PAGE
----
Or when he touches human uncleanness – any such uncleanness whereby one becomes unclean – and, though he has known it, the fact has escaped him, but later he realizes his guilt; Leviticus 5:3
Known – Leviticus describes proper worship. Its rituals and regulations govern the procedures for maintaining purity before the Lord in order to enter into worship. Many of the processes required in Leviticus concern accidental violations of ritual purity, and the steps needed to remove the impurity that results from those unintentional infractions. Most readers in Christian circles not only find these rituals confusing, they don’t even know why they are necessary. That’s because the Christian idea of proper worship has replaced Hebraic requirements with requirements invented by the Church. In general, the Church no longer acknowledges the Levitical need for ritual purity. It has substituted its own version of purity rituals, calling them biblical.
Buried in this text is a small, but familiar, Hebrew word that reveals our real dilemma. That word is yada’. This Hebrew verb covers the wide range of knowing, perceiving, learning, discerning, experiencing, considering and confessing. But the key to all this is that yada’ is about “ultimate knowledge, not initial knowledge.” Yada’ does not describe those things we suspect are true or imagine might be true. Yada’ is about what we know to be certain. In Hebrew thought, yada’ describes knowing the essence and purpose of something, that is, knowing it as it moves in the world. In this regard, yada’ is not about collected “facts.” It is about seeing into the ordered reality represented by the essential fit of something into the grand movement of life under God. When I say, “I know you,” I do not mean “I have your name on my computerized address book” or, “I recognize your picture from Facebook.” When I say, “I know you,” in Hebrew, I mean that I see into your purpose in the movement of life. I see how you fit into the fabric of God’s ordered existence. I see the essence of your being here.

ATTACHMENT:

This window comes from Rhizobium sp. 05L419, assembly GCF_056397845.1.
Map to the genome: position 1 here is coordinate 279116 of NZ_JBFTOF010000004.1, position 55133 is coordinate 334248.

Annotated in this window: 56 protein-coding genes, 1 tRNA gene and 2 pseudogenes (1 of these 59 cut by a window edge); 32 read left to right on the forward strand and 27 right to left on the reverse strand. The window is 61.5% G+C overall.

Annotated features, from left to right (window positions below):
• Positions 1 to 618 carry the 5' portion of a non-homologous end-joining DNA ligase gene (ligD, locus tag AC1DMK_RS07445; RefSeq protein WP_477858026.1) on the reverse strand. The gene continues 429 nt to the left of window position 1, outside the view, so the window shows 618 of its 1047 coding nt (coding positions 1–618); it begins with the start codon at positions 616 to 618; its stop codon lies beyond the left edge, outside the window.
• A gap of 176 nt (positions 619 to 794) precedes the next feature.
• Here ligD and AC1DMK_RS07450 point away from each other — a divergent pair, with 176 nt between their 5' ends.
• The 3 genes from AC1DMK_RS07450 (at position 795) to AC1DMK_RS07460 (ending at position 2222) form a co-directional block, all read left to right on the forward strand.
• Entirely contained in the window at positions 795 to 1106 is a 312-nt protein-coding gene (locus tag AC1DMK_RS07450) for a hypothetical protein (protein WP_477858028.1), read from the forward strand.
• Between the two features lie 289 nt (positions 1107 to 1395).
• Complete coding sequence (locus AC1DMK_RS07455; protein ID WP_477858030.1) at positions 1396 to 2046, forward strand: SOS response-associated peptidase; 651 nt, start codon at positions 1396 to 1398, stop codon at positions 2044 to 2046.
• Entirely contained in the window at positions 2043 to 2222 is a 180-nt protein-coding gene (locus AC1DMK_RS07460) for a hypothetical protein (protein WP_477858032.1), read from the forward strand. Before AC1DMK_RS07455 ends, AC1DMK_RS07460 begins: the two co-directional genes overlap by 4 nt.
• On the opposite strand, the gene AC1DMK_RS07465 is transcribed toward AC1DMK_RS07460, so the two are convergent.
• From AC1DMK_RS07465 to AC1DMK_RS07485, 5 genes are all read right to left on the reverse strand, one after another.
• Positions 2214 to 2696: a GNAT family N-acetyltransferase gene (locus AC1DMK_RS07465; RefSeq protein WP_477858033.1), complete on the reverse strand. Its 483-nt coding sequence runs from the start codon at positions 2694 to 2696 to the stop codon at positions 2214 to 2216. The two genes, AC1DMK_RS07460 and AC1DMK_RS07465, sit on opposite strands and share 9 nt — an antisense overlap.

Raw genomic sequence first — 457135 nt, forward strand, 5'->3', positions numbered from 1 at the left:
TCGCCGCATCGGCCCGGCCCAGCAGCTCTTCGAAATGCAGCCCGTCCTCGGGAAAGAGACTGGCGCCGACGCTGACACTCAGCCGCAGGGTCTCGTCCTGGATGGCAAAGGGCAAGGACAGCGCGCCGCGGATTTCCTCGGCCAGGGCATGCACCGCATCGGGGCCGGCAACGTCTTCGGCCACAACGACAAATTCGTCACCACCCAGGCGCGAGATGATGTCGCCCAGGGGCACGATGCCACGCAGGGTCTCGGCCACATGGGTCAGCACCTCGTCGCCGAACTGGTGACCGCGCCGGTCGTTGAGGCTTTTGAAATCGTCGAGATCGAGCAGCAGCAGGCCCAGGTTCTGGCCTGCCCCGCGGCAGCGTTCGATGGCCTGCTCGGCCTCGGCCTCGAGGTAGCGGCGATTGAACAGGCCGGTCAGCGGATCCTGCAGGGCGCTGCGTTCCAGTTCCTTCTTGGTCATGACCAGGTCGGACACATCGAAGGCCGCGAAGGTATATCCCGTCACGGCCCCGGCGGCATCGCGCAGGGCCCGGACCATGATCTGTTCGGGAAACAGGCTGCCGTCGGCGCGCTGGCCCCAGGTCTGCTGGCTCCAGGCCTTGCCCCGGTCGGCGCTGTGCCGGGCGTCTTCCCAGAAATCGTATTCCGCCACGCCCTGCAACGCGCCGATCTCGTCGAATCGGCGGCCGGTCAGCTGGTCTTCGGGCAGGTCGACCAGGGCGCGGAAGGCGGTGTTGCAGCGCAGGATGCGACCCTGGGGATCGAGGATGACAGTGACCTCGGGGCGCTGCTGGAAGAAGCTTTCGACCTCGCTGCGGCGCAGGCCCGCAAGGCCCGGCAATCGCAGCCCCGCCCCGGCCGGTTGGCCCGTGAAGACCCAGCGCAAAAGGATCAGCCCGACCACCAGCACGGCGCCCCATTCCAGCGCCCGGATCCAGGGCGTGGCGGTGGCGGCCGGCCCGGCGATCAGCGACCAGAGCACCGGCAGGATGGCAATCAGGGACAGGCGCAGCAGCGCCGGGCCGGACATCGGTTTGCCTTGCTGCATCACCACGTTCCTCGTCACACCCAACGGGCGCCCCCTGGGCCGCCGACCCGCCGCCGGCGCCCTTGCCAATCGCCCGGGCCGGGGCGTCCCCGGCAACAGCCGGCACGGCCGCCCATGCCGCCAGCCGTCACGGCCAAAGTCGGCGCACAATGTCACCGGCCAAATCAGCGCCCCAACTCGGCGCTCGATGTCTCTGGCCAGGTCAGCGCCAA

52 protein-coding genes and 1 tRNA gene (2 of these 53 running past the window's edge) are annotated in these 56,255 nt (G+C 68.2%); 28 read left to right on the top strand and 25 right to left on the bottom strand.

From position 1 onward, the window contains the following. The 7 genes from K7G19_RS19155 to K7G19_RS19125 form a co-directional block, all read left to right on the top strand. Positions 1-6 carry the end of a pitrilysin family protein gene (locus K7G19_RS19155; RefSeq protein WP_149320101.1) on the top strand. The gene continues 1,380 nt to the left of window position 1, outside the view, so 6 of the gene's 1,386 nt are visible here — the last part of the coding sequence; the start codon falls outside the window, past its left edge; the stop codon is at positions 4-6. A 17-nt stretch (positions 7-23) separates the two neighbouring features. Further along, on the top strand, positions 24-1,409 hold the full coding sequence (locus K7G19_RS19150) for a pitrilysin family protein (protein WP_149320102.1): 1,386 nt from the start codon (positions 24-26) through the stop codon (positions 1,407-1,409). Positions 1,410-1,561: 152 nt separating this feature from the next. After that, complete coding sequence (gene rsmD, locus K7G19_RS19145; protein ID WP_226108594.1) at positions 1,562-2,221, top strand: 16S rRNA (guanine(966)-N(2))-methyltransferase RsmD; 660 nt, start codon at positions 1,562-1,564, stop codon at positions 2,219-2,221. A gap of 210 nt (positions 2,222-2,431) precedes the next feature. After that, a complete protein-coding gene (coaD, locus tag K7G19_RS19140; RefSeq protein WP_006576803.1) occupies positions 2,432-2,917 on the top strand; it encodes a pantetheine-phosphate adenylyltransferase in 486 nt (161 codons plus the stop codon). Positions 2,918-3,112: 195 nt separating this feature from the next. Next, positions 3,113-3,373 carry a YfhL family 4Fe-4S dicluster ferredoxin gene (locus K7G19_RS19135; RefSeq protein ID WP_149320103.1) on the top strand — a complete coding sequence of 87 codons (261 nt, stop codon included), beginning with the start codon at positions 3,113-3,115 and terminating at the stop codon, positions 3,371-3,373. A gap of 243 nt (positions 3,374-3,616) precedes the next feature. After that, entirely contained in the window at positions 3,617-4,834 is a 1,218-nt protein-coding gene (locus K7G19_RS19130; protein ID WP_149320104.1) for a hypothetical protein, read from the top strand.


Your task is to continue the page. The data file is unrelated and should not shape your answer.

When a man becomes ritually unclean, even though he knows in hindsight that he should have recognized the fit of his act into God’s ordered existence, but for some reason he did not comprehend the essence of that action as it occurred, then he is guilty. The perspective of this verse is not the perspective of the man as the act occurs. It is the perspective of the man after he knows for certain. In that moment, he realizes that he did know (in the ultimate and final sense) that his act was impure because its purpose didn’t change simply as a result of the passage of time. Its purpose was always a violation of ritual purity. Now he knows, and now he is accountable.
Sha’ul used the same Hebraic understanding in his comments about seeing in a glass dimly. Now we guess. Now we suspect. Now we act on the basis of so-far-as-we-know information. But the day is coming when it will be clear and we will discover what we have only dimly perceived is known in its ultimate form.
Does that mean all is hazy and uncertain? Of course not. Some things are now as certain as they will every be. Why? Because some things have been revealed to us by the One who already ultimately knows. Those things we can trust completely, not because we know them with certainty but because we know completely the One who reveals them.
Yada’ depends on batah (trust) and batah means to act with confidence on the character of the revealer. Now you know how you know.
Topical Index: know, yada’, Leviticus 5:3
 Baruch Levine, The JPS Torah Commentary: Leviticus, p. 32